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The genetically modified burrito: Chipotle tells all

If you're horrified by the prospect of eating food containing genes that were altered by some industrial food giant, Chipotle Mexican Grill (CMG) will tell you what's what in its ingredients. Just don't expect to be eating much that's on the menu, at least for now. Go with pork carnitas, sour cream, and guacamole. Forget about pretty much everything else: The menu is heavy on genetically modified organisms (GMOs), from the chicken to the tortillas.

Chipotle's chicken, for example, is classified as a "responsibly raised meat" grown humanely and without antibiotics or hormones. In some locations, however, the responsible chicken is cooked in soybean oil, nearly all of which comes from modified soybeans in the U.S.-hence the "G" label on chicken. Similarly, the fajita vegetables are both organic and "local," a designation for any food that's from a farm within 350 miles of the Chipotle outlet that serves it, such as the romaine lettuce and guacamole the chain sells. The veggies, too, are sometimes cooked in soybean oil, depending on location.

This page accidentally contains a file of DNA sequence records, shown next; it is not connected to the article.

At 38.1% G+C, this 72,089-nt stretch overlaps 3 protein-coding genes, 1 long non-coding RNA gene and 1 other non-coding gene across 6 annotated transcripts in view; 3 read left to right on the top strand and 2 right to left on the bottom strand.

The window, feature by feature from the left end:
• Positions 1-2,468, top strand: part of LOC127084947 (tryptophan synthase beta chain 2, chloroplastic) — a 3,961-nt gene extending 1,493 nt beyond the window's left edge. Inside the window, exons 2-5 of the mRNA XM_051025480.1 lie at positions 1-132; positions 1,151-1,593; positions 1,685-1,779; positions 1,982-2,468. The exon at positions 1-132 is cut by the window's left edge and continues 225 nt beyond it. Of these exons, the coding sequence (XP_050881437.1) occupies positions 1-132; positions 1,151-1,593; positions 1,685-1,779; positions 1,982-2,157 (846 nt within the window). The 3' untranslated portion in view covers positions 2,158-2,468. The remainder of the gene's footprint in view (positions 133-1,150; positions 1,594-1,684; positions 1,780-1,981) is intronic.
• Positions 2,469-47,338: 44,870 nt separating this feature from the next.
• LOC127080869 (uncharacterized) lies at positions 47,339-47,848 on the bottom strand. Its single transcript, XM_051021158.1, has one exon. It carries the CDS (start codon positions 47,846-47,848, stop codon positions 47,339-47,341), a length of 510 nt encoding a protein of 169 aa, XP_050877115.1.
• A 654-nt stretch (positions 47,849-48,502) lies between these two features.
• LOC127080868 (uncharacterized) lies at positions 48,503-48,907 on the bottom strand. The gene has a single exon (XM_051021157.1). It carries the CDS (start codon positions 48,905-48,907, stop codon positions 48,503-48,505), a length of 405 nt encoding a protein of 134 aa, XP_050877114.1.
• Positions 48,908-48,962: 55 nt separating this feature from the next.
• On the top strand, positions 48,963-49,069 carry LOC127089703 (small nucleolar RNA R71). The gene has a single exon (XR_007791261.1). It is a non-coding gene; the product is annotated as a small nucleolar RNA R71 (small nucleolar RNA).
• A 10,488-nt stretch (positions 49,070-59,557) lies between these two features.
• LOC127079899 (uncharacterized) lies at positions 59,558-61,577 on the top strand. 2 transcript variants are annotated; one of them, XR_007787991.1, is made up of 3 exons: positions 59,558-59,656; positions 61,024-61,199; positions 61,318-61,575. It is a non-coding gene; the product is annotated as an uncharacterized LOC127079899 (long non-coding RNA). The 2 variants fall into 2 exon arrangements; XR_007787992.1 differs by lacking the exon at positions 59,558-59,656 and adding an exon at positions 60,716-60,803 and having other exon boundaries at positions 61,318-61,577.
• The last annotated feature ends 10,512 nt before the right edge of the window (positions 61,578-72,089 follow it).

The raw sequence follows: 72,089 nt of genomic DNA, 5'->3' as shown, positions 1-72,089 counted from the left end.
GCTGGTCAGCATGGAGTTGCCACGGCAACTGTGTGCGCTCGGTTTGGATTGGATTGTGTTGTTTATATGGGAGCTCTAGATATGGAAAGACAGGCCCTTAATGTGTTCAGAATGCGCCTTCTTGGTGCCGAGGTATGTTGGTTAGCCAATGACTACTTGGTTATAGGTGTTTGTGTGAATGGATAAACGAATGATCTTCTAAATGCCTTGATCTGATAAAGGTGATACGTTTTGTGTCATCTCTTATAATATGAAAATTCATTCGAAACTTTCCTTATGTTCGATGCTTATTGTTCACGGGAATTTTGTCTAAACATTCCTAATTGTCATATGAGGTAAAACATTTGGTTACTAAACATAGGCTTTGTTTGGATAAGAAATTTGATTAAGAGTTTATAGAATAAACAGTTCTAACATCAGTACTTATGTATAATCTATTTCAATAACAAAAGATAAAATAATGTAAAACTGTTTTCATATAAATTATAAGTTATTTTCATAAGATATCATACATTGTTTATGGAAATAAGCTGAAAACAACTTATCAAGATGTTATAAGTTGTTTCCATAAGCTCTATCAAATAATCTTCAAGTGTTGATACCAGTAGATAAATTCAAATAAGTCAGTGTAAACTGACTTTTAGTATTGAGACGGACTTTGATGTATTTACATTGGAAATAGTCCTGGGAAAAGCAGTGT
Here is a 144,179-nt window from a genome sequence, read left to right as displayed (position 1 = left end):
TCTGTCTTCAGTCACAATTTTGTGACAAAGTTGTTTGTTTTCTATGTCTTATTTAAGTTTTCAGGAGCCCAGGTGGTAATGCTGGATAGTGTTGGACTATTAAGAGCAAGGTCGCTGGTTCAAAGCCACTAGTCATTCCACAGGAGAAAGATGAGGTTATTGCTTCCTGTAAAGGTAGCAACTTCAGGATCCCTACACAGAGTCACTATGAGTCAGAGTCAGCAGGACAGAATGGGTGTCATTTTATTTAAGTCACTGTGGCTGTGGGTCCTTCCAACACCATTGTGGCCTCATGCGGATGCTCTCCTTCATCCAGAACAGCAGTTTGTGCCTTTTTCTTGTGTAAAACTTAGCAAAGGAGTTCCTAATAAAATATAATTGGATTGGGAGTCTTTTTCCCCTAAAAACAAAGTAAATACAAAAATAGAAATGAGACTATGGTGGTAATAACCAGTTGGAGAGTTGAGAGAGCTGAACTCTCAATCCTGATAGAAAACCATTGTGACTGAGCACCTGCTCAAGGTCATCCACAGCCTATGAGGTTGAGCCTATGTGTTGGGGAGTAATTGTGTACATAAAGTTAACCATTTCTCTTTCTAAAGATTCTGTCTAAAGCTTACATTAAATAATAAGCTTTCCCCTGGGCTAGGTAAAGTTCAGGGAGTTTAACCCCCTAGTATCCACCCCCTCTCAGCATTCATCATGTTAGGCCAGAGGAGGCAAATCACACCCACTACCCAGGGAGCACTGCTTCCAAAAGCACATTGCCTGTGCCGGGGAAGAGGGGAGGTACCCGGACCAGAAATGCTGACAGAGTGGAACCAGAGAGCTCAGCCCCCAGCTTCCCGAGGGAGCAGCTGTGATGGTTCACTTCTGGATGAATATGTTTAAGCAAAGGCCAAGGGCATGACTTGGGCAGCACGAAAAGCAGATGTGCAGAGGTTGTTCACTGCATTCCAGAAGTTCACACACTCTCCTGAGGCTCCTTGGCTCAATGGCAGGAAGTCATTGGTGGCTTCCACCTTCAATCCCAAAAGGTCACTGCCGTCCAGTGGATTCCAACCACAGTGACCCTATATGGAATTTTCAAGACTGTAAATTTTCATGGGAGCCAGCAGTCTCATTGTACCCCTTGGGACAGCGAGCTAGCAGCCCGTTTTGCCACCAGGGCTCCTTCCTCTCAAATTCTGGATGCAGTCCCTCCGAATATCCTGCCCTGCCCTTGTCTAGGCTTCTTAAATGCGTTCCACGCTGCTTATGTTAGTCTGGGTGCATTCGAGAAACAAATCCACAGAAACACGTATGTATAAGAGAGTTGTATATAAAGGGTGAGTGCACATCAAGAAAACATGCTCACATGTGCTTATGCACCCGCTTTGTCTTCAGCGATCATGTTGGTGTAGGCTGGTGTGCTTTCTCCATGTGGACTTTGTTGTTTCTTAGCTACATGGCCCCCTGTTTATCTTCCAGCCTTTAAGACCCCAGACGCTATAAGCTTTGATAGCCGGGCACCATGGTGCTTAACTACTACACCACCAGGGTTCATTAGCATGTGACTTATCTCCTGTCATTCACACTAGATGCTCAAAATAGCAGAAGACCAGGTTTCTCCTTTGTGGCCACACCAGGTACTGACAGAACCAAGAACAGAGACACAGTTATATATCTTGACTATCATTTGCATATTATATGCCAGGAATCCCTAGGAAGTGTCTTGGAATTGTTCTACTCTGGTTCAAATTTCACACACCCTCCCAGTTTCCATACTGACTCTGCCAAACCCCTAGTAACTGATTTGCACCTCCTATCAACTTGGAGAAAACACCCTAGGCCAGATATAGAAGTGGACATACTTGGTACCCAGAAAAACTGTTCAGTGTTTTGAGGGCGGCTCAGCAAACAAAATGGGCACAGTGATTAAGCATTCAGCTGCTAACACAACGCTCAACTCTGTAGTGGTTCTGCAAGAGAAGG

The chain began labeling its ingredients in March on its website, including such details as "pasture-raised dairy" for the sour cream and cheeses. There are no plans to post the data on the menu boards in restaurants because of the boards' "limited real estate," Chipotle spokesman Chris Arnold says. The company hasn't noticed any change in sales due to the menu disclosure. "It's not a concern to us that we're going to lose business over this," says Arnold. "If anything, it engenders more trust when you're more forthcoming about the food you serve. Any downside there may be ... is going to be eclipsed by the upside with being transparent."